The America that appears in Chinese director Chloé Zhao’s films is the real one — the hollowed out, unemployed and abandoned America that has been consigned to oblivion, election after election. To create this slice-of-life portrait of the people of America’s dying heartland, Zhao uses an extraordinary dualistic combination of documentary and western. Her newest work, “Nomadland,” maintains her blend of reality and fiction but hits diminishing returns.
Frances McDormand plays Fern, an aging woman who loses it all in the Great Recession. After Empire, Nevada — the company town that Fern lived and worked in — turns into a ghost town, Fern gets in her van and hits the road. Her husband recently passed, leaving Fern to become a van-dweller, hopping from one job to the next along with a group of other vagabonds. From working at an Amazon fulfillment center to picking up trash in national parks, Fern will take any job.
Both of Zhao’s two previous films — “Songs My Brothers Taught Me” and “The Rider” — followed young Lakota Sioux characters growing up on the Pine Ridge Indian Reservation, the poorest county in America. Zhao’s cast for these films were the indigenous Lakota themselves, intentionally leaving the audience wondering how much is fictionalized and how much actually happened. In “Nomadland,” Zhao departs from this previous casting method, bringing in McDormand, a Hollywood movie star, making the film less of a documentary and more fictional.
McDormand, as always, is great. She is one of those actors with an unforgettable face that allows her to transform into almost any role — similar to how Willem Dafoe’s face works perfectly as both Jesus Christ in “The Last Temptation of Christ” and Spider-Man’s arch-nemesis, Green Goblin, in “Spider-Man.” McDormand’s acting power, in comparison to her recent performance as the grieving anarchist mother in “Three Billboards Outside Ebbing, Missouri,” is understated and reined in. Fern is a very accessible character for viewers, as there are probably thousands of other Americans experiencing her struggles across the country.
Beyond the concept and McDormand’s fantastic performance, “Nomadland” is unfortunately just about as arid and vacant as the desert that Fern spends much of the film driving through. In Zhao’s previous films, the actors were real people the audience had never seen, and this was enough to motivate the slow narrative on its own. The problem with “Nomadland” is that because it has McDormand — a well-recognized actor — there is now an implication that there should be an established plot. As a result, Zhao’s film struggles to figure out how much influence the story should have on her structureless style.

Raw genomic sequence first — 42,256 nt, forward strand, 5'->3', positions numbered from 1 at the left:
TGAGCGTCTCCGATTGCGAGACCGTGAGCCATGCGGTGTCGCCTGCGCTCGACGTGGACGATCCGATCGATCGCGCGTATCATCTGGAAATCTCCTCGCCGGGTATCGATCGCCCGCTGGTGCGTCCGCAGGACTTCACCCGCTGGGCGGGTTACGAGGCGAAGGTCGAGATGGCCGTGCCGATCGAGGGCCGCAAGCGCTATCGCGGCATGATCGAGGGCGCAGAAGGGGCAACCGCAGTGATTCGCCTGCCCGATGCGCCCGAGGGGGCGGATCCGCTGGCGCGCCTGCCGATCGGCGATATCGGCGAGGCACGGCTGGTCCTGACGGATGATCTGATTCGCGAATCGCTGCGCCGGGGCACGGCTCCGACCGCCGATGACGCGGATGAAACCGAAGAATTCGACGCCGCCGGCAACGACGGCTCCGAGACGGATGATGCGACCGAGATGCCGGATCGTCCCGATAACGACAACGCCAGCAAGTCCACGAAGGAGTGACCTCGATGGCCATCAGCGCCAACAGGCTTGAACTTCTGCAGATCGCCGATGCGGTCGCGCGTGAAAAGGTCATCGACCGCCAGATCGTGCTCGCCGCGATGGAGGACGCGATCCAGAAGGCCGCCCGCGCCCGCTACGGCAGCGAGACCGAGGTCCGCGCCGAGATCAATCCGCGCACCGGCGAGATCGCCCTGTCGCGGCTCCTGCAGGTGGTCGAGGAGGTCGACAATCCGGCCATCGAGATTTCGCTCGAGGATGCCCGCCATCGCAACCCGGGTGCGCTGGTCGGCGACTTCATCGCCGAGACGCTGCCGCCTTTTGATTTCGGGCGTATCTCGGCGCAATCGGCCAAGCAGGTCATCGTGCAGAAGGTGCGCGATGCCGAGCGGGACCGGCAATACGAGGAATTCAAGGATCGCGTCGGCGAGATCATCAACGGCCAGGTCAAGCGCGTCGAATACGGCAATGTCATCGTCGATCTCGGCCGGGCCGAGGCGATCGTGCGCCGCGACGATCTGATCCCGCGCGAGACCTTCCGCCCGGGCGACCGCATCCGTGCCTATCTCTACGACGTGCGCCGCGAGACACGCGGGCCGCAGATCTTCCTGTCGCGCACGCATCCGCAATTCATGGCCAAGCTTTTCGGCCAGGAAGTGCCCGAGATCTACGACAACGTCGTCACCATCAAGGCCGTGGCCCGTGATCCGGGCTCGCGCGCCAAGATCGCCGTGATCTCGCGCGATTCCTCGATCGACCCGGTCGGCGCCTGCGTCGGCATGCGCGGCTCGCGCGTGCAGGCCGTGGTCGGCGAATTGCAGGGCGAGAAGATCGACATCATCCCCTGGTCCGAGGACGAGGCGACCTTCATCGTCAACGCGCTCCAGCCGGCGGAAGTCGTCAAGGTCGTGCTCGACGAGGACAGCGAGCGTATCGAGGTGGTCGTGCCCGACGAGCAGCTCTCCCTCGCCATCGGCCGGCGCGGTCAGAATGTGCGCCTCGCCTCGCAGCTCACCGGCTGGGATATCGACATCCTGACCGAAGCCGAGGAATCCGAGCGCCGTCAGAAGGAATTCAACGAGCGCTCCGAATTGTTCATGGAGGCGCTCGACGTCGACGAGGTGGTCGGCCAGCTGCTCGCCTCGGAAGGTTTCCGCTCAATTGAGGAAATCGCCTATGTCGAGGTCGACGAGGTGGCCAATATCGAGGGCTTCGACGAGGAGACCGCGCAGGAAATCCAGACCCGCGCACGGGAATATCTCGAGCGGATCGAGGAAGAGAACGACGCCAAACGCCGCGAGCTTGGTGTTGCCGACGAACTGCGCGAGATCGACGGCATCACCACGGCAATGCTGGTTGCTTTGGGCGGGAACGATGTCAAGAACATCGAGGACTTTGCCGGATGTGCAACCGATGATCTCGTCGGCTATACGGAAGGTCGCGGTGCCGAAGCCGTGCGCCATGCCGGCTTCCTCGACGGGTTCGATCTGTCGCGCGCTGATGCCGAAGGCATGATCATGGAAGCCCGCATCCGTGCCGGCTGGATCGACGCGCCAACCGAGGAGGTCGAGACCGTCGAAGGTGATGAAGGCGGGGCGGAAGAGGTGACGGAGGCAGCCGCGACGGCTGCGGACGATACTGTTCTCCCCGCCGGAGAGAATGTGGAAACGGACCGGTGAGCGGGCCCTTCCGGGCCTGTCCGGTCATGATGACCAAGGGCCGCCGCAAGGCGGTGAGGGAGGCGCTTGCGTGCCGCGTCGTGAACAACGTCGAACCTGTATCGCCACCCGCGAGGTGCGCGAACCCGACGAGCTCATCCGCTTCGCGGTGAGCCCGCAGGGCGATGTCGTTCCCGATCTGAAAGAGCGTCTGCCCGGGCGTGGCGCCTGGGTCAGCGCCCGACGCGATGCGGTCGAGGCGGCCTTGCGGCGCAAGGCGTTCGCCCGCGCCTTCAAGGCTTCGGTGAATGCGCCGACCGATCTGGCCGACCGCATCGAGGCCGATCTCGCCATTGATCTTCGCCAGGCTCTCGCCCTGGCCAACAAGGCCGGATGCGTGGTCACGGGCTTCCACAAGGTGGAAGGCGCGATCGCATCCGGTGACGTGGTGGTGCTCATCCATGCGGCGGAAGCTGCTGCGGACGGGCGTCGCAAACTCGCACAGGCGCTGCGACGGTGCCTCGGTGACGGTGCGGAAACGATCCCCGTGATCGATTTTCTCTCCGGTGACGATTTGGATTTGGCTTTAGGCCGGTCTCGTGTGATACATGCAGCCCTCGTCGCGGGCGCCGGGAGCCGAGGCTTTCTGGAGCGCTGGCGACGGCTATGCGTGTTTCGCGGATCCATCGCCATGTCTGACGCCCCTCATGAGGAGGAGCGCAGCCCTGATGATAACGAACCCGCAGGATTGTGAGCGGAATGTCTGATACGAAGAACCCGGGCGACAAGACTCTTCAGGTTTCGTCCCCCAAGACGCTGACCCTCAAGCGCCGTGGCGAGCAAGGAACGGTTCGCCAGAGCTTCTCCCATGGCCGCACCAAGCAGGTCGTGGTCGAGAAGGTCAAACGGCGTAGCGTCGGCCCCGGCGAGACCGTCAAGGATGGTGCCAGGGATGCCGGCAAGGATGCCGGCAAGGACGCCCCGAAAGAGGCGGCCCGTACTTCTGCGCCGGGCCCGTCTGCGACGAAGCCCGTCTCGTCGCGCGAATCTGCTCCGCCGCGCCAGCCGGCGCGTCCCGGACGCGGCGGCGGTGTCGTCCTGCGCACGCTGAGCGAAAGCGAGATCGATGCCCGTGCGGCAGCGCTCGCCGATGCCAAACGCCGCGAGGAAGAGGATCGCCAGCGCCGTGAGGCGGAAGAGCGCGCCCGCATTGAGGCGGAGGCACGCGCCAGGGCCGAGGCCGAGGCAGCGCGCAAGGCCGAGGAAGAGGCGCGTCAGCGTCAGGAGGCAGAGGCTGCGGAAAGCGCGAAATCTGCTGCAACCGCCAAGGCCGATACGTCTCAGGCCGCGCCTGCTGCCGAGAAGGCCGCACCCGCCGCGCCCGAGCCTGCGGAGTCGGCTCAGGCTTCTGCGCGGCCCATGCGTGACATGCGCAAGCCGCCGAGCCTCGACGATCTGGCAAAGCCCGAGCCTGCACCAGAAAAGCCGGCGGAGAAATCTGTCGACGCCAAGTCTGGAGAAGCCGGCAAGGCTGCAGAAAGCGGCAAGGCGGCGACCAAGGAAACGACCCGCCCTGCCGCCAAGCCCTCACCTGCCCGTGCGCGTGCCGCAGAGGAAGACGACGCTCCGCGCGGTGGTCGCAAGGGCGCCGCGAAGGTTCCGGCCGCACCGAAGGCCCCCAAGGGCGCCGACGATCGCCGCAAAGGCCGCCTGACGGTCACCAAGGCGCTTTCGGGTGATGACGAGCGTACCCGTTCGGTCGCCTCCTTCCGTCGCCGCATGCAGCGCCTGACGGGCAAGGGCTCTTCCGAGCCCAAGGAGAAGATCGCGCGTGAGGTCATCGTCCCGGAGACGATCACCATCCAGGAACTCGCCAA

The outcome of this dilemma is a film with no meat on its bones. “Nomadland” is nearly two hours, yet most of the runtime is spent meandering. Fern doesn’t change or go through an arc by the end of the film. The people she meets, the places she visits and the jobs she works don’t give her new insights or realizations, creating a hollow, forgettable viewing experience.
To make matters worse, the film milks many scenes for emotion with an inappropriate and overemphatic piano soundtrack. During a scene at the end of the film, Fern simply driving through the desert turns into a try–hard attempt at getting the audience to shed a tear when simplistic, sappy piano chords begin to play.
The critical acclaim “Nomadland” has received suggests it’s on track to clean up awards shows this year. While name recognition for Zhao is a win, there is no doubt that the accolades “Nomadland” will receive are motivated by McDormand’s presence in the film. Although the balancing act Zhao played between documentary and fiction has finally disappointed, Zhao still has a bright future telling stories of the people of forgotten middle America.